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Viveo Health Journal

Telemedicine gives doctors and patients the flexibility they’ve been craving

Katrin Pääsuke Family Nurse

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Telemedicine brings much-needed flexibility to the way doctors work and patients receive their care. Just as in many other traditional sectors, medical professionals haven’t enjoyed the surge in workplace flexibility seen in other fields of professions. Yes, telemedicine is convenient for both the doctor and the patient, but it’s not just a matter of trivial comfort. It also translates to bigger efficiency, better safety and overall quality of care. 

These are some biggest benefits doctors – and their patients – get from using telemedicine. 

1. Job satisfaction and flexibility

Remote work gets all the rave right now. Even before the COVID-19, there was a 44% growth in remote work in the U.S. over the last 5 years. The pandemic has most probably skyrocketed these numbers, as countries all over the world are implementing quarantine and social distancing precautions. Remote works statistics indicate benefits across the board, ranging from environmental to performance-oriented benchmarks. 

Up until recently, remote work hasn’t been possible for practicing medical professionals due to obvious reasons. But research shows that nearly half of the workload that comes into general practice can be dealt with digitally. This way, remote doctors can also experience 80% less job stress and 57% more satisfaction, as the average remote worker.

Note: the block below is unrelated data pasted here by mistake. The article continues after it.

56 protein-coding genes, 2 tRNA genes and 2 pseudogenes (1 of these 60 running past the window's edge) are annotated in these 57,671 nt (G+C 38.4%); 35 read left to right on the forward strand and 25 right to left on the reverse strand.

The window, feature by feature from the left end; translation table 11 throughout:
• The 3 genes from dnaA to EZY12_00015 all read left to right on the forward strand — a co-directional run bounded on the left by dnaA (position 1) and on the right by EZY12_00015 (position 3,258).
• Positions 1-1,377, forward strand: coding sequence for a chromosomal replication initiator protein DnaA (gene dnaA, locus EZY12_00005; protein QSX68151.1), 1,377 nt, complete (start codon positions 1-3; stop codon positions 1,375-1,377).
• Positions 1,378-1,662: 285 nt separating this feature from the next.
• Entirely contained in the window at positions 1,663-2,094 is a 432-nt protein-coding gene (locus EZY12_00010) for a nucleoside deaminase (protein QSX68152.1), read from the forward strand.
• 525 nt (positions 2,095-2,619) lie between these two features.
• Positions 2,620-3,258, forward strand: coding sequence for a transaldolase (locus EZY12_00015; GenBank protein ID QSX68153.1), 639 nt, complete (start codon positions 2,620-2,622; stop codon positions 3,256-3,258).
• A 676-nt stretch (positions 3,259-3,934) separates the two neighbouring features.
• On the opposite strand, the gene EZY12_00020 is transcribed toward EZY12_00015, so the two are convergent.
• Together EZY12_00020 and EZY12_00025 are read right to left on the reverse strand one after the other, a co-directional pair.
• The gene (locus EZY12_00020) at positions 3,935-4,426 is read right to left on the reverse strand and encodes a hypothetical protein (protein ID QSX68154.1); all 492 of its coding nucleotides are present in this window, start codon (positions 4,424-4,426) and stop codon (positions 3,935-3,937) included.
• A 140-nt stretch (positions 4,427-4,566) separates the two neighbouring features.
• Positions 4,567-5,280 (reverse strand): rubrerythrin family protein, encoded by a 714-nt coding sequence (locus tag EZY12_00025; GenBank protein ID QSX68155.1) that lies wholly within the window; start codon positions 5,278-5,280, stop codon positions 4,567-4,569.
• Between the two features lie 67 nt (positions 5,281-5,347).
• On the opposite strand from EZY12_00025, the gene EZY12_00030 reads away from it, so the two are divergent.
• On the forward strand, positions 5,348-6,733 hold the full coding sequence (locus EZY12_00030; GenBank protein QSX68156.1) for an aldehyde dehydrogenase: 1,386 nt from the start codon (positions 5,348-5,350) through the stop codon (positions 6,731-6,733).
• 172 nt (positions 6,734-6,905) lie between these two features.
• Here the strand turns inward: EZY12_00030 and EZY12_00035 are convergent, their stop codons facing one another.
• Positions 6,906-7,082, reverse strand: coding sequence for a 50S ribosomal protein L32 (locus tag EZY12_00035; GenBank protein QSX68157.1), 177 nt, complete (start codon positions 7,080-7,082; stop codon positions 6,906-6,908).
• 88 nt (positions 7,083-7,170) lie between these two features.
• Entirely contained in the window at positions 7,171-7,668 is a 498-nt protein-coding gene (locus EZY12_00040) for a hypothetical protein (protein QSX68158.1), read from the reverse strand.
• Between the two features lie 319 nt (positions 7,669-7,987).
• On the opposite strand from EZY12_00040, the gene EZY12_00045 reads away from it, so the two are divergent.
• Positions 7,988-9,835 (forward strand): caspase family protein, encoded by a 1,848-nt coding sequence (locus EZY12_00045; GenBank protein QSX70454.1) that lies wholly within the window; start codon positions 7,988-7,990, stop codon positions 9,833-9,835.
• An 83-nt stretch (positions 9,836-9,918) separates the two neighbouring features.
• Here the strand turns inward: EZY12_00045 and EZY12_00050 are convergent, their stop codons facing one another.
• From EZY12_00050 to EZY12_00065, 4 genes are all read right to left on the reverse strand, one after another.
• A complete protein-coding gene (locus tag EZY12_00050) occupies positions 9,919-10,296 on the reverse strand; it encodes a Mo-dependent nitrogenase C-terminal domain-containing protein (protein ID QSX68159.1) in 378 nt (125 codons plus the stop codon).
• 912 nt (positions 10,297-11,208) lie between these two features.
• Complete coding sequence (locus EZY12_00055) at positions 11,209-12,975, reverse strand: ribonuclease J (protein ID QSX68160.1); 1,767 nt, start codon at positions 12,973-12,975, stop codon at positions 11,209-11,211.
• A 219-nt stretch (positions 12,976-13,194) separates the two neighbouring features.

2. Efficiency

Digital appointments save time and money for both the patients and doctors. Patients lose time on commuting and waiting times alone – and this time piles up quickly if they have conditions that require frequent regular appointments. Virtual appointments enable bigger flexibility to schedule appointments, giving emergency consultations and reduce “No-Shows” and wasted time. 

3. Safety

In-person visits to the doctor’s office pose a health threat on their own. Channeling all non-essential appointments to digital channels means less exposure for both doctors AND patients. 

4. Better access to healthcare

Just 40% of the EU population lives in cities – the rest live in rural areas, towns, and suburbs. In addition to mere travel distances, there are also people who have an overall harder time accessing the health facilities, e.g. people with disabilities, the elderly, parents of little children, etc. in the case of more rare medical fields, seeing a specialist can even mean traveling hundreds of kilometers. Telemedicine saves them the trip to a health facility and offers face-to-face care at the comfort of their homes. This also opens up practitioners’ patient base to people outside of their geographic region. 

5. Overall better experience

Just as appointment viewing TV is history among the youths, so is showing up at your doctor’s office waiting room. Even before the coronavirus outbreak, two-fifths of Americans aged 22-38 sought routine medical services virtually. People have come to expect a certain level of flexibility in their day-to-day tasks and seeing the doctor shouldn’t be an exception. 

Telemedicine is bridging the gap between people, physicians, and health systems, offering everyone an easy to use, safe and efficient alternative to traditional doctor’s appointments. This helps focus the resources on what matters the most – having a personal contact and providing high-quality care in an accessible and timely manner. 

Used sources: 

  • Telemedicine during COVID-19: Benefits, limitations, burdens, adaptation. Healthcare IT News (19.03.2020) 
  • Would you be happy to see your doctor online? BBC News (12.02.2019)
  • Remote Work Statistics: Shifting Norms and Expectations. FlexJobs (13.02.2020)

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